HYPO is a rare condition and may be overlooked. The clinical symptoms may range from subtle and unspecific to dramatic, as when pituitary apoplexia occurs. Macroadenomas are the most prevalent cause of HYPO, though it is being increasingly acknowledged that brain damage of different etiologies (e.g. traumas, aneurysmal subarachnoid hemorrhage and ischemic stroke) is a significant cause of hypothalamic-pituitary dysfunction [1]. HYPO is mostly due to non-secreting macroadenomas; among secreting tumors, macroprolactinomas are the most common and are more frequent in men [4, 5, 7]. These tumors can cause mass-related symptoms and symptoms related to hypogonadism, which is usually diagnosed late in men [4, 7]. In our patient, who was eventually diagnosed as having a huge macroprolactinoma causing HYPO, an impairment of sexual function was ascertained only by means of a targeted anamnesis. The final diagnosis was made after hormonal and morphological investigation following the finding of reduced TSH levels associated to slightly reduced FT4. Surprisingly, these findings were associated to an autonomous thyroid nodule, as revealed by thyroid scan. PRL levels were only moderately elevated and associated to a voluminous tumor mass. To avoid a possible high-dose hook effect [4], the patient's serum was appropriately diluted; this strategy revealed final real PRL levels about ten-fold higher (~1800ng/ml). This is a crucial point in patient management, since macroprolactinomas, unlike non-secreting macroadenomas, usually respond very well to dopaminergic therapy in terms of volume shrinkage and reduction of PRL levels, thus obviating the need for surgery in most cases. In our patient, secondary hypothyroidism and hypogonadism were successfully treated with replacement therapy, whereas the macroprolactinoma and related hyperprolactinemia were managed with the long-acting dopamine-agonist cabergoline. However, high-doses (4 mg/week) were required in order to obtain a significant, though incomplete, reduction in PRL levels. Resistance to dopaminergic therapy occurs in around 10-20% of prolactinomas and seems to be related to a loss of D2 receptors in tumor lactotrophs [4]-[7]. In our patient, after partial shrinkage over the first two years of therapy, the tumor enlarged. SRS was therefore performed, which achieved satisfactory control of the tumor over time (5-year follow-up) and led to almost complete normalization of PRL on cabergoline therapy. Our isolated finding suggests that SRS can be an effective treatment for macroprolactinomas that are only partially responsive to high-dosage dopamine-agonist therapy, and which enlarge on therapy. Careful initial evaluation (distance of the tumor margin from optic apparatus) is mandatory in order to assess the suitability of the technique [8]-[10]. Literature data show that the efficacy of SRS in the management of prolactinomas is variable and low [8]-[10]; this finding might possibly be related to the use of dopamine-agonists in these tumors [8]-[10]. The occurrence of thrombocytopenia in our patient did not seem to be related to SRS. Eight years after the diagnosis of partial HYPO with secondary hypothyroidism, the patient developed moderate hyperthyroidism, which was confirmed after L-thyroxine withdrawal. Thyroid USG did not show significant variations in nodule volume, and the last thyroid scan was comparable to the initial one (left autonomous nodule). Antithyroid drug therapy was required. A possible explanation for our patient's thyroid hormone modification over the years is that a pre-toxic adenoma with low secretory activity, initially masked by the coexistence of secondary hypothyroidism, increased its secretory activity over time, leading to hyperthyroidism.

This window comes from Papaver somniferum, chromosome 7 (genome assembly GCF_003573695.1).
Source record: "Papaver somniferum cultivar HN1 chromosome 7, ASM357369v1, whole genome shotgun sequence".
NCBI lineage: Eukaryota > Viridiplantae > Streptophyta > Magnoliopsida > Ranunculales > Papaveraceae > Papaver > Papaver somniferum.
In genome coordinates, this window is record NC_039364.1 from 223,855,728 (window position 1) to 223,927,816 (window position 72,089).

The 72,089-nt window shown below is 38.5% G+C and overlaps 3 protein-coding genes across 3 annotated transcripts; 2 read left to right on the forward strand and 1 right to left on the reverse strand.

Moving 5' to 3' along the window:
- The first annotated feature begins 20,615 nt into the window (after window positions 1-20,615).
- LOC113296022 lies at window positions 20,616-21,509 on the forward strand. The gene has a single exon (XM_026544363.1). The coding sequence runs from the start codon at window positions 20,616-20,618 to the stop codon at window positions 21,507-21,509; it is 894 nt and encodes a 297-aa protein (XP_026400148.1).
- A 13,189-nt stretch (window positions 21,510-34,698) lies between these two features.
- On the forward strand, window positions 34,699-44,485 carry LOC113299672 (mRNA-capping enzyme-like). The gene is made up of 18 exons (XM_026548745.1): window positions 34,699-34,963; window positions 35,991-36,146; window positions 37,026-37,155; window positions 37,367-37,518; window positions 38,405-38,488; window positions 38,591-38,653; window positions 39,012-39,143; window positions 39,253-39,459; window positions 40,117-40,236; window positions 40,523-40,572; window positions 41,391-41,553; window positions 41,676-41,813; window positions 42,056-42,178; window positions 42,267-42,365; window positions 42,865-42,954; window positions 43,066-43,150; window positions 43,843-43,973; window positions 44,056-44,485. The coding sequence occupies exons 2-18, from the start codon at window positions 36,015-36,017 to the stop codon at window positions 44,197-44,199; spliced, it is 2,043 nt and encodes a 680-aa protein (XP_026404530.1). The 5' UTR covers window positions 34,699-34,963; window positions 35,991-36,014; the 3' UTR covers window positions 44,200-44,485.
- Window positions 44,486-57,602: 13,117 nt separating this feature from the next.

Conclusions

Our case highlights the importance of assessing free thyroid hormones whenever TSH levels are reduced. If both are reduced, suggesting secondary hypothyroidism, a thorough investigation of pituitary function for possible HYPO is warranted. Moderately increased PRL levels associated to voluminous pituitary tumors require serum dilution to avoid a possible hook effect and obtain a real (i.e. much higher) hormone value, which is indicative of macroprolactinoma. Macroprolactinomas are usually satisfactorily managed in terms of both tumor volume and PRL level reduction by long-acting dopamine agonist therapy. SRS may be a useful tool in those patients with macroprolactinoma who are resistant to medical therapy or when neurosurgery fails or the tumor is not amenable to neurosurgery. Hyperthyroidism secondary to toxic thyroid adenoma may coexist with hypopituitarism.

Consent

Abbreviations

FSH: 

follicle stimulating hormone

GH: 

growth hormone

HYPO: 

hypopituitarism

IGF-I: 

Insulin-like growth factor 1

LH: 

luteinizing hormone

MRI: 

magnetic resonance imaging

PRL: 

prolactin

SRS: 

stereotactic radiosurgery

TSH: 

Thyroid stimulating hormone

USG: 

ultrasonography.

Declarations

Authors’ Affiliations

(1)
Department of Endocrinology, Galliera Hospital, Mura Delle Cappuccine 14, 16128 Genova, Italy
(2)
Unit of Neurosurgery, Galliera Hospital, Mura Delle Cappuccine 14, 16128 Genova, Italy
(3)
Unit of Stereotactic Radiosurgery, Galliera Hospital, Mura Delle Cappuccine 14, 16128 Genova, Italy

References

  1. Schneider HJ, Aimaretti G, Kreitschmann-Andermahr I, Stalla GK, Ghigo E: Hypopituitarism. Lancet. 2007, 369: 1461-1470. 10.1016/S0140-6736(07)60673-4.View ArticlePubMedGoogle Scholar
  2. Preiss D, Todd L, Panarelli M: Diagnosing unsuspected hypopituitarism in adults from suggestive thyroid function test results. Ann Clin Biochem. 2008, 45: 70-75. 10.1258/acb.2007.007100.View ArticlePubMedGoogle Scholar
  3. Nguyen-Michel VH, Schwald N, Hunert S, Chahwakilian A, Debray-Meignan S: Central hypothyroidism allows discovery of a pituitary disease in older people. JAGS. 2007, 55: 630-631. 10.1111/j.1532-5415.2007.01128.x.View ArticleGoogle Scholar
  4. Mancini T, Casanueva FF, Giustina A: Hyperprolactinemia and prolactinomas. Endocrinol Metab Clin North Am. 2008, 37: 67-99. 10.1016/j.ecl.2007.10.013.View ArticlePubMedGoogle Scholar
  5. Schlechte JA: Long-term management of prolactinomas. J Clin Endocrinol Metab. 2007, 92: 2861-2865. 10.1210/jc.2007-0836.View ArticlePubMedGoogle Scholar
  6. Gürlek A, Karavitaki N, Ansorge O, Wass JA: What are the markers of aggressiveness in prolactinomas. Changes in cell biology, extracellular matrix components, angiogenesis and genetic. Eur J Endocrinol. 2007, 156: 143-I53. 10.1530/eje.1.02339.View ArticlePubMedGoogle Scholar
  7. Gillam MP, Molitch ME, Lombardi G, Colao A: Advances in the treatment of prolactinomas. Endocrine Rev. 2006, 27: 485-534. 10.1210/er.2005-9998.View ArticleGoogle Scholar
  8. Mayberg M, Vermeluen S: Advances in stereotactic radiosurgery in the treatment of pituitary adenomas. Curr Opin Endocrinol Diabetes Obes. 2007, 14: 296-300.View ArticlePubMedGoogle Scholar
  9. Pouratian N, Sheehan J, Jagannathan J, Laws ER, Steiner L, Vance ML: Gamma-knife radiosurgery for medically and surgically refractory prolactinomas. Neurosurgery. 2006, 59: 255-266. 10.1227/01.NEU.0000223445.22938.BD.View ArticlePubMedGoogle Scholar
  10. Pan L, Zhang N, Wang EM, Wang BJ, Dai JZ, Cai PW: Gamma-knife radiosurgery as primary treatment for prolactinomas. J Neurosurg. 2000, 93: 10-13.PubMedGoogle Scholar

Copyright

© licensee BioMed Central Ltd. 2009

This article is published under license to BioMed Central Ltd. This is an Open Access article distributed under the terms of the Creative Commons Attribution License (http://creativecommons.org/licenses/by/3.0), which permits unrestricted use, distribution, and reproduction in any medium, provided the original work is properly cited.

Advertisement